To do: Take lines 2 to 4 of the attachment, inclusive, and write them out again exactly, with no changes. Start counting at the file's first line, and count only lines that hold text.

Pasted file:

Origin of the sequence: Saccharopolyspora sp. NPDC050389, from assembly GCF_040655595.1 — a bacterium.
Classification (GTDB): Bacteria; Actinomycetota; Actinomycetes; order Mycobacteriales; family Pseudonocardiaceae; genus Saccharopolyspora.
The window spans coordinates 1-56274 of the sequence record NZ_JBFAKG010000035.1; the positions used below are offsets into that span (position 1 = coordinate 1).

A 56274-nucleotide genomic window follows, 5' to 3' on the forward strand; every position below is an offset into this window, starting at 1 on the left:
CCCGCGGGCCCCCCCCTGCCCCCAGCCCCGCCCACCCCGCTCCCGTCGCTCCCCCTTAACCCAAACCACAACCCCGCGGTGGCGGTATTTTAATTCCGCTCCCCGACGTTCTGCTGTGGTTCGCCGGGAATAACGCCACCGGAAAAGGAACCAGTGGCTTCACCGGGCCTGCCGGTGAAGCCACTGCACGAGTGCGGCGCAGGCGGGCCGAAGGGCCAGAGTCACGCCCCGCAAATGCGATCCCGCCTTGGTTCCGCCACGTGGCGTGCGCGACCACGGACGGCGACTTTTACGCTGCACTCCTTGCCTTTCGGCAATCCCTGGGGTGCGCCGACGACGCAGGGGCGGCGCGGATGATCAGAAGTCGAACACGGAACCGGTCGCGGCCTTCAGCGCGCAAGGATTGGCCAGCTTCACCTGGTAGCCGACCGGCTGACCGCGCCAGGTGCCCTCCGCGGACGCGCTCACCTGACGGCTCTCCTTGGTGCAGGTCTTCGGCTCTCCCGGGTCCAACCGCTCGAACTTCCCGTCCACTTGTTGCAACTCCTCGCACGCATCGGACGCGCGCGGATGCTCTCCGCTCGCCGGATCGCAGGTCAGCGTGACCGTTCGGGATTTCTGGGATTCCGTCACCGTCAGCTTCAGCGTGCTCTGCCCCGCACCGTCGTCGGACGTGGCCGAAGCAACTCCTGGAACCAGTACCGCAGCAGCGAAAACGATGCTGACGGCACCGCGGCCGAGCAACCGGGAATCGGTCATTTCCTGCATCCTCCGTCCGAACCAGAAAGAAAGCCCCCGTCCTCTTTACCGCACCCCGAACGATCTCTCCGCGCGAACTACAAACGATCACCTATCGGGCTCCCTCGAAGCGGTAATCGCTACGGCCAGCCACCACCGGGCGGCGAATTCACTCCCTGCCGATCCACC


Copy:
Classification (GTDB): Bacteria; Actinomycetota; Actinomycetes; order Mycobacteriales; family Pseudonocardiaceae; genus Saccharopolyspora.
The window spans coordinates 1-56274 of the sequence record NZ_JBFAKG010000035.1; the positions used below are offsets into that span (position 1 = coordinate 1).

A 56274-nucleotide genomic window follows, 5' to 3' on the forward strand; every position below is an offset into this window, starting at 1 on the left: